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Protected species: plants and fungi

In Scotland, all wild plants are protected from being uprooted without the landowner’s permission, and some species enjoy greater protection.

All wild plant and fungi species receive a level of protection under the Wildlife and Countryside Act 1981 (as amended). Some more rare or vulnerable species are given added protection under Schedule 8 of the same Act.

Three Scottish plant species are European protected species:

  • Killarney fern
  • slender naiad
  • yellow marsh saxifrage

These species receive protection under the Conservation (Natural Habitats, &c.) Regulations 1994 (as amended).

Read the Wildlife and Countryside Act 1981 Schedule 8 – protected species of plants

You can see our summary of offences in relation to these protected species below. For the definitive list of offences, you should consult the actual legislation.

Discover more about Scotland’s:

Offences: all wild plants

It is an offence to intentionally or recklessly uproot any wild plant (which the 1981 Act defines as including fungi) without the permission of the owner or occupier of the land it grows on.

Offences: European protected species of plant

For European protected species of plant, it is an offence to:

  • intentionally or recklessly pick, collect, cut, uproot or destroy such a plant or anything derived from it
  • possess specimens or derivatives of plants
  • sell, exchange or offer for sale or exchange these plants or derivatives of them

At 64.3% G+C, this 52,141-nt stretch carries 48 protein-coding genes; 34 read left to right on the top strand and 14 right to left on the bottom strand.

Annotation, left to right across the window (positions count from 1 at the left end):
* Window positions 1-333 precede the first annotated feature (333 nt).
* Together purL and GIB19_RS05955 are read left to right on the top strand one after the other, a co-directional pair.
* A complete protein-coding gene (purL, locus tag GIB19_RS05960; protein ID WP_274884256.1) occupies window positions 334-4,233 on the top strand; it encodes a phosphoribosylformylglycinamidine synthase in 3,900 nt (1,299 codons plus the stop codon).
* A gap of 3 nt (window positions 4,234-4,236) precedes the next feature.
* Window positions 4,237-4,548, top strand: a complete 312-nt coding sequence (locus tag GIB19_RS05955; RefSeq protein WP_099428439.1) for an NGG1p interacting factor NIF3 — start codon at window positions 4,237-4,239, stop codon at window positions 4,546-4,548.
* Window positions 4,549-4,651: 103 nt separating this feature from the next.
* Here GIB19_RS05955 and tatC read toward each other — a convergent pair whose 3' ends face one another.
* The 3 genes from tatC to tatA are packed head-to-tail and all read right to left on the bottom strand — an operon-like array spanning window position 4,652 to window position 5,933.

Offences: Schedule 8 plant species

For any Schedule 8 plant and fungus species, it is an offence to:

  • intentionally or recklessly pick, uproot or destroy any wild plant or fungus (or its seeds or spores)
  • sell, offer for sale, possess or transport for the purpose of sale any living or dead plant or fungus

Partial protection of a species under Schedule 8 generally prohibits you from selling or advertising for sale any plant or fungus. But it isn’t an offence to pick such plants or fungi.

Offences: floating-leaved water plantain

Floating-leaved water plantain has been introduced to Scotland. As this species isn’t found naturally in Scotland, it doesn’t have European protected species status here. But, as an Annex IV species, it is protected in Scotland from possession, transport and sale.

Licensing

Licensing allows named individuals to carry out actions that could otherwise constitute an offence. If you’re planning any activities that could affect wild plants or the places they grow, you must make sure you stay within the law.

Find out about licensing for plants and fungi.

Learn more about licensing.

Find out more

Protected species known to occur naturally in Scotland and their protection